Network tokens are a hot topic in payments right now. This is due to the potential of network tokens to help businesses achieve higher authorization rates, reduced fraud and allow businesses to offer an improved customer experience.
But what exactly are network tokens and how do they work?
In this article, we explain:
Network tokens are unique digital identifiers used to supply a tokenized value instead of the primary account number (PAN) in all parts of the payment chain. These tokens replace sensitive card data, like the account number and expiry date on the front of a card used for payment, without exposing the actual account details.
Network tokens are generated automatically and in real-time by the card schemes as customers use their cards. For example, when they're checking out on an ecommerce website or paying using a pass-through digital wallet, such as Apple Pay or Google Pay.
Network tokens work by replacing sensitive credit or debit card data with a token that is completely unique to the customer, PAN, and merchant. They are issued by the card scheme and stored by the merchant for transactions.
Here’s how the network tokenization process works:
To initiate network tokenization, the customer enters their card details as normal, including their card’s PAN, CVV, and expiry date.
Once the merchant has the customer’s card details, they share the information with their payment service provider, which requests a network token from the card scheme, such as Visa or Mastercard.
The card scheme then automatically generates a network token, which it shares with the card issuer (the cardholder’s bank), and the merchant’s PSP.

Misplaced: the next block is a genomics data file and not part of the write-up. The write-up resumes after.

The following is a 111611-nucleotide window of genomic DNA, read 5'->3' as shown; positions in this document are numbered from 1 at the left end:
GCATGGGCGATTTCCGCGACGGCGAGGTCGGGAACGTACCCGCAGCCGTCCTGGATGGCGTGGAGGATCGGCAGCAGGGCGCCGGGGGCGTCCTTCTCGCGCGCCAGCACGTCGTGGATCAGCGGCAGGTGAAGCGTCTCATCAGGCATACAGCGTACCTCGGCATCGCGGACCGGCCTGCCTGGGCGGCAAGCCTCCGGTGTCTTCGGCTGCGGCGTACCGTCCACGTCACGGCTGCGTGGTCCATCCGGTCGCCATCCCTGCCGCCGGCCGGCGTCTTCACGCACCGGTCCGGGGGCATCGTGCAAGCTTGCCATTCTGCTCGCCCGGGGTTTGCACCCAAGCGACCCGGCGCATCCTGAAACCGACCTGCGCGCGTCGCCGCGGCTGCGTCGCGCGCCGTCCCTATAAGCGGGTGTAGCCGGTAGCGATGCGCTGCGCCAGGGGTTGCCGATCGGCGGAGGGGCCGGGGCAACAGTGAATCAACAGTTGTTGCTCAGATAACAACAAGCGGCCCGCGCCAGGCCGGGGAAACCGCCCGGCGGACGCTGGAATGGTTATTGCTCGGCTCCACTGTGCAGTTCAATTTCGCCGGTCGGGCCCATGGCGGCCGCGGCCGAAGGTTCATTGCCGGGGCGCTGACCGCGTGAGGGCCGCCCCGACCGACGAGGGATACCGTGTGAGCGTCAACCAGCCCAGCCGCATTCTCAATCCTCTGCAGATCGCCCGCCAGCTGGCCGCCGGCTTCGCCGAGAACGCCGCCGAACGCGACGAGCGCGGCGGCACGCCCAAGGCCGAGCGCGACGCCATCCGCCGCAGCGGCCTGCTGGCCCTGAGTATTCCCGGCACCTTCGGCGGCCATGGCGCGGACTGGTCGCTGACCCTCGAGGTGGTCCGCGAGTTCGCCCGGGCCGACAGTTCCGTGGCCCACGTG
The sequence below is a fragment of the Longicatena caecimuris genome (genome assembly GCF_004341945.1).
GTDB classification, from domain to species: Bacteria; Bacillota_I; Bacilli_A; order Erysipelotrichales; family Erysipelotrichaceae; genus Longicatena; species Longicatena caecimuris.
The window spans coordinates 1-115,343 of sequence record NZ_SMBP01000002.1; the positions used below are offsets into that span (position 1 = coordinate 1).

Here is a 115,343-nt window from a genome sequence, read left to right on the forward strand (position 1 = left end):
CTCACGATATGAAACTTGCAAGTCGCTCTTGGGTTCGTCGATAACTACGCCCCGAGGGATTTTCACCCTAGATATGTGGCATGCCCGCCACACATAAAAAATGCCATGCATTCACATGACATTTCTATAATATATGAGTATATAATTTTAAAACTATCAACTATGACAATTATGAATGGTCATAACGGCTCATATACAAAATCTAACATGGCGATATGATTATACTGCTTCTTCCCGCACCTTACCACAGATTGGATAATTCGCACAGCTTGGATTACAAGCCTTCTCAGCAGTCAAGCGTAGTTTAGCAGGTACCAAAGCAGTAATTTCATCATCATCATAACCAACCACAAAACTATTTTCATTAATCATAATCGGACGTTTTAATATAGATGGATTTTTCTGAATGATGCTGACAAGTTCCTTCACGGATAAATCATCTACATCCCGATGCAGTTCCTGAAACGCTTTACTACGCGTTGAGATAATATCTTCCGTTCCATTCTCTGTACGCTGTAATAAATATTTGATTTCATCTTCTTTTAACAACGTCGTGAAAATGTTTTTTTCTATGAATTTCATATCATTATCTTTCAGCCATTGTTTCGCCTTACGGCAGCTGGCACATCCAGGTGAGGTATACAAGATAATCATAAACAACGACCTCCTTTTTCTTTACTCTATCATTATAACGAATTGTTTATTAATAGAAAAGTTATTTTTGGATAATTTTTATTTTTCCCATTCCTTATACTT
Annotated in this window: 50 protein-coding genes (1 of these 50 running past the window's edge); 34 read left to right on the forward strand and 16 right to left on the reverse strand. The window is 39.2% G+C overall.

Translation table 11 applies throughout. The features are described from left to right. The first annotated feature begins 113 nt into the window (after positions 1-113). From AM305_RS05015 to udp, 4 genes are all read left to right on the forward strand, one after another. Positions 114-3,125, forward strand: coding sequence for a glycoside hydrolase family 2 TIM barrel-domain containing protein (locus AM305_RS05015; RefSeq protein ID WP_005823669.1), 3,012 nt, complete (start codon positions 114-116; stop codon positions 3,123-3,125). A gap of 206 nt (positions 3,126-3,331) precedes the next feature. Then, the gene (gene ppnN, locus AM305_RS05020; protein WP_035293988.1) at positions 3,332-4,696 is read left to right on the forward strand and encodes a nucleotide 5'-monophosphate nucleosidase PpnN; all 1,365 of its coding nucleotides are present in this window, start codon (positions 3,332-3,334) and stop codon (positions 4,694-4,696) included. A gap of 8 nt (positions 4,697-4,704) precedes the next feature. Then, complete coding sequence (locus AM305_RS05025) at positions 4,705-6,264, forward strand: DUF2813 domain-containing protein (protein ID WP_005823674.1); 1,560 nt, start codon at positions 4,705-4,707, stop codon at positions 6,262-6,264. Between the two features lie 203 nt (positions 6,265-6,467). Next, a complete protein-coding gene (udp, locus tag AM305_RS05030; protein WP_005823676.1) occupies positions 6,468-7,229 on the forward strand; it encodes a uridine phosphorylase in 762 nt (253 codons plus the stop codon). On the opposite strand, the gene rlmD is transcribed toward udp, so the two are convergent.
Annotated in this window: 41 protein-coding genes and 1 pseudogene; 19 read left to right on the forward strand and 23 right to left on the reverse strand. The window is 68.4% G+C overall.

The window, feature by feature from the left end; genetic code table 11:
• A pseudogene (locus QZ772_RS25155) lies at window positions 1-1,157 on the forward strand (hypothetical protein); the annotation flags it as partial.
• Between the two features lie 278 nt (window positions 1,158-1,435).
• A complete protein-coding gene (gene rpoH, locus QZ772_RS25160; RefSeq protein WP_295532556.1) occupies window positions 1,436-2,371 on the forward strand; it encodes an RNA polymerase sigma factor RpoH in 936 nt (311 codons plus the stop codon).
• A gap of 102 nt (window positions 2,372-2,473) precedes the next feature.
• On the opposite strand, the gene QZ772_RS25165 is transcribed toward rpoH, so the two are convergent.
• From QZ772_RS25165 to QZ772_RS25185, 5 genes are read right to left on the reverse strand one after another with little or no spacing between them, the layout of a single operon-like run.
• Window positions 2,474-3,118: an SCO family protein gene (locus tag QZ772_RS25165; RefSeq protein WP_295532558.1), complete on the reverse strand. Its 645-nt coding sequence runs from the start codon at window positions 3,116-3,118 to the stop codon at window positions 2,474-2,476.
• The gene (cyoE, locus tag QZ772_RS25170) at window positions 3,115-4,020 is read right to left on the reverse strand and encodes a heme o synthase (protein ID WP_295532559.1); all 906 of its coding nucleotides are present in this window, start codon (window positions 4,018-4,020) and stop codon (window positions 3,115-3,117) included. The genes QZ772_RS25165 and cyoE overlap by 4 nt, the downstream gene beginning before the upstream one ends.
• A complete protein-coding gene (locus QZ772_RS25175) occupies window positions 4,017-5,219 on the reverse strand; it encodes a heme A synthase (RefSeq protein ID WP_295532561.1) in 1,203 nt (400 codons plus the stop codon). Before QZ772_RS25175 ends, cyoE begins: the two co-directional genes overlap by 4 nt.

Finally, the PSP shares the network token with the merchant, who stores it to use for future cardholder payments. As it’s been generated by the card scheme, the token is valid across the entire payment ecosystem.
When the cardholder makes a transaction, the network token, which represents the card, is sent from the merchant to the card network via the PSP. Alongside the network token, the card scheme also generates a cryptogram for each individual authorization, which adds an additional layer of security. This cryptogram is unique to the token, the merchant, and the transaction.
Once the network token reaches the card scheme, it is decrypted and the original card details are retrieved. These details are then shared with the card issuer in order to be verified.
The card issuer can now verify the card details, the transaction is processed as normal, and the payment is approved. The original card details were only ever shared between the card scheme and issuing bank. At every other stage of the process, the token was used.
Network tokenization is similar to PCI tokenization, sometimes known as vault tokenization, undertaken by acquirers or payment service providers on behalf of their merchants. This secures card data between the token provider and merchant to help reduce the scope of PCI DSS – that’s the payment card industry data security standard in full.
The key difference between network tokenization and PCI tokenization is that the card scheme issues the token, not the acquirer or payment service provider. This makes network tokens interoperable across the entire payment ecosystem, and for a broader range of use cases.
There are many ways network tokenization can help businesses. Four main benefits are:
Card-based payments are subject to increasing checks, particularly in view of Strong Customer Authentication (SCA) requirements in Europe. But, at some point, additional security becomes a point of friction for consumers, leading to cart abandonment. Our data found that 12% of European retailers had seen approval rates decline due to the early impact of SCA.